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From Paris, David Wingeate Pike sends us this important historical footnote on anthrax. It concerns Lord Cherwell (1886-1957), whom knew as Frederick Lindemann when he was a Student (i.e. Fellow) of Christ Church, Oxford. An Alsatian Jew by origin, and a pupil of Walther Nernst, he came to Oxford, where he established the Clarendon Laboratory. He was the most important scientist in the British Empire and the scientific adviser of Churchill, who had him named Lord Cherwell (the name of one of Oxford's rivers). He had an extraordinary network of people who kept him and Churchill informed about the Nazi threat, and he became a cabinet minister. He was a cantankerous individual and he threatened to sue the college (I never knew why). Is the implication of David's message that he was warning that the Nazis might use anthrax, or was he suggesting that the British might use anthrax against the Nazis?
Here is what David says: "The latest discovery about the anthrax spores that settled on floors and desks in the office of Senator Thomas Daschle shows that areas can remain contaminated long after the initial event in which the bacteria were released, because certain spores continue to return to the air. How much longer, after they are first released?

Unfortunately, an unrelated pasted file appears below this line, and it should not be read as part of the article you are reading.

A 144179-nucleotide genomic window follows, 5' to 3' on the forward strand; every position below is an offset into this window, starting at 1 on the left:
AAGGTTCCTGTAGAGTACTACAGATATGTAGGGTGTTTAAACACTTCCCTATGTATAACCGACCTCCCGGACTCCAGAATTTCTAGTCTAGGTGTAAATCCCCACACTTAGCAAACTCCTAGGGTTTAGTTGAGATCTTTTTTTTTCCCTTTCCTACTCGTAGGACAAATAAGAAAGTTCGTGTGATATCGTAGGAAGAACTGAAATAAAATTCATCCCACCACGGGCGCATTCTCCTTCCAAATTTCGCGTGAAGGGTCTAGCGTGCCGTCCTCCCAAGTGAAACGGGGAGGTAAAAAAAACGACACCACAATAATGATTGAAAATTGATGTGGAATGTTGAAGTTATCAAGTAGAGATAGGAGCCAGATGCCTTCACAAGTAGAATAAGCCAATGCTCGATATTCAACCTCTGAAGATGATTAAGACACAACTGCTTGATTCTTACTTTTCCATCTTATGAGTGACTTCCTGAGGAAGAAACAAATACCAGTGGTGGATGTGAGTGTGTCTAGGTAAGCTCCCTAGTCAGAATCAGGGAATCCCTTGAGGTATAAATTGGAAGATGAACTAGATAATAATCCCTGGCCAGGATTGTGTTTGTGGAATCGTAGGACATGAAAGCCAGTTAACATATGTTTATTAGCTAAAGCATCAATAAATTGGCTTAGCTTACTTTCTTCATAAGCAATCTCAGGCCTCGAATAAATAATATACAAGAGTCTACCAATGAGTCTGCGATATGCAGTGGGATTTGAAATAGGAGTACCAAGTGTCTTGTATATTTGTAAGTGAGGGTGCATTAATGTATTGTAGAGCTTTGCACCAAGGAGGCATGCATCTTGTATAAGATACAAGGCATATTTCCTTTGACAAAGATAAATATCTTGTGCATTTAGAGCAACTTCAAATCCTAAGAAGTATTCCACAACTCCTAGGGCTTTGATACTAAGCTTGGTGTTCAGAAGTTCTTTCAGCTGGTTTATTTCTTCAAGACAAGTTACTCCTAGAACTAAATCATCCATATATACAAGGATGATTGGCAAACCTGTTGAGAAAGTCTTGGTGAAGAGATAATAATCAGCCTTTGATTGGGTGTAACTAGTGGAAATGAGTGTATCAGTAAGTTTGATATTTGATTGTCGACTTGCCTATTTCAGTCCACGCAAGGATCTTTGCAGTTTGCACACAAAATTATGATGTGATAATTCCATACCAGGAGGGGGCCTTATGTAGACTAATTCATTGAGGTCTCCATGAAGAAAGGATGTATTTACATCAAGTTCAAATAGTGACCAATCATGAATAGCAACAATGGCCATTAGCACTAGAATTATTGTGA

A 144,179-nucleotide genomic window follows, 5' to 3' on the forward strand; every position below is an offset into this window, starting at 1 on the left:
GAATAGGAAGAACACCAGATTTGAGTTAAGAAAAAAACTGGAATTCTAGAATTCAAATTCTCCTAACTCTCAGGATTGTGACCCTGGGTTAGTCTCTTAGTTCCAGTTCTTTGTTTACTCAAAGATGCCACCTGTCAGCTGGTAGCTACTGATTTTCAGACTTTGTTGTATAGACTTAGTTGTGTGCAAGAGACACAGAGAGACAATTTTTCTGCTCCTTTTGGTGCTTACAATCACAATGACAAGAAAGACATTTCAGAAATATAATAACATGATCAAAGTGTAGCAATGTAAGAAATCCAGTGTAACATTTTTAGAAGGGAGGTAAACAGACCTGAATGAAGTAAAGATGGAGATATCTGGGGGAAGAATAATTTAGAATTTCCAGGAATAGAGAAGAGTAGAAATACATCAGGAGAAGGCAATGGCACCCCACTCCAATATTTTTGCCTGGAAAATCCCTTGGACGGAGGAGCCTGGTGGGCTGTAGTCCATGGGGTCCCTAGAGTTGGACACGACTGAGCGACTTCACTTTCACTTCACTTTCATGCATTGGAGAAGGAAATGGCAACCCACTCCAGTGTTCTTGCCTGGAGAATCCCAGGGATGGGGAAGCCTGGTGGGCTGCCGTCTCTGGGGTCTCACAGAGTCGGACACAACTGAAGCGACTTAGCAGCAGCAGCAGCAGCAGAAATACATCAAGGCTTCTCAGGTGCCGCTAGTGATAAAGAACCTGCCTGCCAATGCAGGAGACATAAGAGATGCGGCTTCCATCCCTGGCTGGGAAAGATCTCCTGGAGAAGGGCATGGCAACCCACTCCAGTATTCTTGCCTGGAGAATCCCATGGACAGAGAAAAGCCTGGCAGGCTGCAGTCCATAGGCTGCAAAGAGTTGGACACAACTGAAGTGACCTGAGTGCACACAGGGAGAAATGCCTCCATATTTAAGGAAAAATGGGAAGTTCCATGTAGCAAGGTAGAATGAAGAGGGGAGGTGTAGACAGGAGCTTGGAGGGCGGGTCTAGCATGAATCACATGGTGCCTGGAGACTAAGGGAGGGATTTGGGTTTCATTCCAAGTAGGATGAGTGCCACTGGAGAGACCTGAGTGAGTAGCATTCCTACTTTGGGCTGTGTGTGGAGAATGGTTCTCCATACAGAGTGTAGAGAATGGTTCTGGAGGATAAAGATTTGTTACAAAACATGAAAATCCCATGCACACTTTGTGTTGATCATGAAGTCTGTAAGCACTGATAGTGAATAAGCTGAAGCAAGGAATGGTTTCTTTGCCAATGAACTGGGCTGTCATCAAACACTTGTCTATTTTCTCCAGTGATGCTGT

In December 1941 the British Government began testing the effect of anthrax on sheep on the Scottish island of Gruinard. The British professor of engineering Allan Younger, who had worked on the project, testified in 1997, when the reports were finally released, that the anthrax bomb was infinitely more deadly than the atomic bomb because one bomb could remain effective over an entire city over several generations. Churchill's scientific adviser Lord Cherwell wrote to the Prime Minister: "There is no known cure and no effective prophylaxis. Whole cities would be made uninhabitable." While it sounded like hyperbole, events have overtaken us. Could we hear from the experts?"
Ronald Hilton - 12/18/01